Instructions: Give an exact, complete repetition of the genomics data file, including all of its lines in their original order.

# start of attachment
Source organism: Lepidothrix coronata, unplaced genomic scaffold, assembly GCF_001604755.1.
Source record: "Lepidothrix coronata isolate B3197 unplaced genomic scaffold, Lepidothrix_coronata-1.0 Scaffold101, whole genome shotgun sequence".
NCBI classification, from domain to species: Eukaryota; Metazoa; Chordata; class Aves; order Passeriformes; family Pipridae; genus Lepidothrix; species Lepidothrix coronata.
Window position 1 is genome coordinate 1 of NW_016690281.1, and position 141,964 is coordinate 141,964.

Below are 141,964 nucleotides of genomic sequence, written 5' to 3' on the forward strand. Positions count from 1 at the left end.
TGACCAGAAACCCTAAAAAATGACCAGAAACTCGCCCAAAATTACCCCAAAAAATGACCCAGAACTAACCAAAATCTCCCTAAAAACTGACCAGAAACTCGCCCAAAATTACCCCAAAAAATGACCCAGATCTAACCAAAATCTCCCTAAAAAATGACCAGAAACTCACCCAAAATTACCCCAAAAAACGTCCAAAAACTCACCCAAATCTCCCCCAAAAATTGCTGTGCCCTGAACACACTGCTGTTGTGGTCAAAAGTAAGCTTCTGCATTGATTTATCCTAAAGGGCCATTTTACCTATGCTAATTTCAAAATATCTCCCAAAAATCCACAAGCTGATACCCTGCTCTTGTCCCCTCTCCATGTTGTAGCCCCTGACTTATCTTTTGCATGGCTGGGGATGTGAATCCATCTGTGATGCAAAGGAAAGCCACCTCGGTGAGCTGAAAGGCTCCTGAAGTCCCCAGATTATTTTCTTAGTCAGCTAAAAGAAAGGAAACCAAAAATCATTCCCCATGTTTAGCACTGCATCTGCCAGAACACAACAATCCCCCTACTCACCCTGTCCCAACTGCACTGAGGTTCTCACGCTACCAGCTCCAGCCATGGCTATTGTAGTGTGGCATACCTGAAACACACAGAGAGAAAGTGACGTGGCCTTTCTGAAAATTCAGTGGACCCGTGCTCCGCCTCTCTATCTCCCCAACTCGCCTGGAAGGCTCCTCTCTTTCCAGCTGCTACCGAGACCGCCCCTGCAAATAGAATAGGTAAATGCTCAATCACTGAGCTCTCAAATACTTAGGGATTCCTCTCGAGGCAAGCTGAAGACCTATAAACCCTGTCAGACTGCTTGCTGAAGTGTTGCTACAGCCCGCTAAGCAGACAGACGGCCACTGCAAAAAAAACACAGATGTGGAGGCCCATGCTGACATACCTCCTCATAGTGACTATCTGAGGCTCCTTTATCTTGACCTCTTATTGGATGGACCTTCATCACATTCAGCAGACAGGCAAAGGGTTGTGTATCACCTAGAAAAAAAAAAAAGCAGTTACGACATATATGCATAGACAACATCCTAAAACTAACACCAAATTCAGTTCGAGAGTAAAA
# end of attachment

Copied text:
Source organism: Lepidothrix coronata, unplaced genomic scaffold, assembly GCF_001604755.1.
Source record: "Lepidothrix coronata isolate B3197 unplaced genomic scaffold, Lepidothrix_coronata-1.0 Scaffold101, whole genome shotgun sequence".
NCBI classification, from domain to species: Eukaryota; Metazoa; Chordata; class Aves; order Passeriformes; family Pipridae; genus Lepidothrix; species Lepidothrix coronata.
Window position 1 is genome coordinate 1 of NW_016690281.1, and position 141,964 is coordinate 141,964.

Below are 141,964 nucleotides of genomic sequence, written 5' to 3' on the forward strand. Positions count from 1 at the left end.
TGACCAGAAACCCTAAAAAATGACCAGAAACTCGCCCAAAATTACCCCAAAAAATGACCCAGAACTAACCAAAATCTCCCTAAAAACTGACCAGAAACTCGCCCAAAATTACCCCAAAAAATGACCCAGATCTAACCAAAATCTCCCTAAAAAATGACCAGAAACTCACCCAAAATTACCCCAAAAAACGTCCAAAAACTCACCCAAATCTCCCCCAAAAATTGCTGTGCCCTGAACACACTGCTGTTGTGGTCAAAAGTAAGCTTCTGCATTGATTTATCCTAAAGGGCCATTTTACCTATGCTAATTTCAAAATATCTCCCAAAAATCCACAAGCTGATACCCTGCTCTTGTCCCCTCTCCATGTTGTAGCCCCTGACTTATCTTTTGCATGGCTGGGGATGTGAATCCATCTGTGATGCAAAGGAAAGCCACCTCGGTGAGCTGAAAGGCTCCTGAAGTCCCCAGATTATTTTCTTAGTCAGCTAAAAGAAAGGAAACCAAAAATCATTCCCCATGTTTAGCACTGCATCTGCCAGAACACAACAATCCCCCTACTCACCCTGTCCCAACTGCACTGAGGTTCTCACGCTACCAGCTCCAGCCATGGCTATTGTAGTGTGGCATACCTGAAACACACAGAGAGAAAGTGACGTGGCCTTTCTGAAAATTCAGTGGACCCGTGCTCCGCCTCTCTATCTCCCCAACTCGCCTGGAAGGCTCCTCTCTTTCCAGCTGCTACCGAGACCGCCCCTGCAAATAGAATAGGTAAATGCTCAATCACTGAGCTCTCAAATACTTAGGGATTCCTCTCGAGGCAAGCTGAAGACCTATAAACCCTGTCAGACTGCTTGCTGAAGTGTTGCTACAGCCCGCTAAGCAGACAGACGGCCACTGCAAAAAAAACACAGATGTGGAGGCCCATGCTGACATACCTCCTCATAGTGACTATCTGAGGCTCCTTTATCTTGACCTCTTATTGGATGGACCTTCATCACATTCAGCAGACAGGCAAAGGGTTGTGTATCACCTAGAAAAAAAAAAAAGCAGTTACGACATATATGCATAGACAACATCCTAAAACTAACACCAAATTCAGTTCGAGAGTAAAA